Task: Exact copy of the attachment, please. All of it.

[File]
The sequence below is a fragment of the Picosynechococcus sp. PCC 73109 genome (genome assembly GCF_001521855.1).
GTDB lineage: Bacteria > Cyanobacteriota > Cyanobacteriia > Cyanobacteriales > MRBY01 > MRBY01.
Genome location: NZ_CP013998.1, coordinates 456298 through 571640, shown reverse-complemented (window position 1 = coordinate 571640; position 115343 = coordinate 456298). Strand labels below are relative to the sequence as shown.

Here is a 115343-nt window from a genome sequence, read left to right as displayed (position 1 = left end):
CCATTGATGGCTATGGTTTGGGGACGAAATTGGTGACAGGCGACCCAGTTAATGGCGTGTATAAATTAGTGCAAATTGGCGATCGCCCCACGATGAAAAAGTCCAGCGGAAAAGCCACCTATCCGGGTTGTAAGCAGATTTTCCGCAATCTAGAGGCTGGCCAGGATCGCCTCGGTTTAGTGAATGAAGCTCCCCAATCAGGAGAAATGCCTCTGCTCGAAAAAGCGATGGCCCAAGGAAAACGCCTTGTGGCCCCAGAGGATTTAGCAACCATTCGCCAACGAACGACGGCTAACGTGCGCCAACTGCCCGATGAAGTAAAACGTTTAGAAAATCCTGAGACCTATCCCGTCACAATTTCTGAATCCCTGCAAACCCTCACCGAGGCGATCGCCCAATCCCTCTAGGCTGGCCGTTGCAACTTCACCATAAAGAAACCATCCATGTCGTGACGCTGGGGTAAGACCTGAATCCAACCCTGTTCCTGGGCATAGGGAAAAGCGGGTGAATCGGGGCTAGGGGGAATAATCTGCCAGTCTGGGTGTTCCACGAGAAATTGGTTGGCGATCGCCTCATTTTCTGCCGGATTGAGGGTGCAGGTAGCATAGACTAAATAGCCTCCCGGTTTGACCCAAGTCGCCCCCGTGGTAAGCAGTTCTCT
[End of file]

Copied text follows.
The sequence below is a fragment of the Picosynechococcus sp. PCC 73109 genome (genome assembly GCF_001521855.1).
GTDB lineage: Bacteria > Cyanobacteriota > Cyanobacteriia > Cyanobacteriales > MRBY01 > MRBY01.
Genome location: NZ_CP013998.1, coordinates 456298 through 571640, shown reverse-complemented (window position 1 = coordinate 571640; position 115343 = coordinate 456298). Strand labels below are relative to the sequence as shown.

Here is a 115343-nt window from a genome sequence, read left to right as displayed (position 1 = left end):
CCATTGATGGCTATGGTTTGGGGACGAAATTGGTGACAGGCGACCCAGTTAATGGCGTGTATAAATTAGTGCAAATTGGCGATCGCCCCACGATGAAAAAGTCCAGCGGAAAAGCCACCTATCCGGGTTGTAAGCAGATTTTCCGCAATCTAGAGGCTGGCCAGGATCGCCTCGGTTTAGTGAATGAAGCTCCCCAATCAGGAGAAATGCCTCTGCTCGAAAAAGCGATGGCCCAAGGAAAACGCCTTGTGGCCCCAGAGGATTTAGCAACCATTCGCCAACGAACGACGGCTAACGTGCGCCAACTGCCCGATGAAGTAAAACGTTTAGAAAATCCTGAGACCTATCCCGTCACAATTTCTGAATCCCTGCAAACCCTCACCGAGGCGATCGCCCAATCCCTCTAGGCTGGCCGTTGCAACTTCACCATAAAGAAACCATCCATGTCGTGACGCTGGGGTAAGACCTGAATCCAACCCTGTTCCTGGGCATAGGGAAAAGCGGGTGAATCGGGGCTAGGGGGAATAATCTGCCAGTCTGGGTGTTCCACGAGAAATTGGTTGGCGATCGCCTCATTTTCTGCCGGATTGAGGGTGCAGGTAGCATAGACTAAATAGCCTCCCGGTTTGACCCAAGTCGCCCCCGTGGTAAGCAGTTCTCT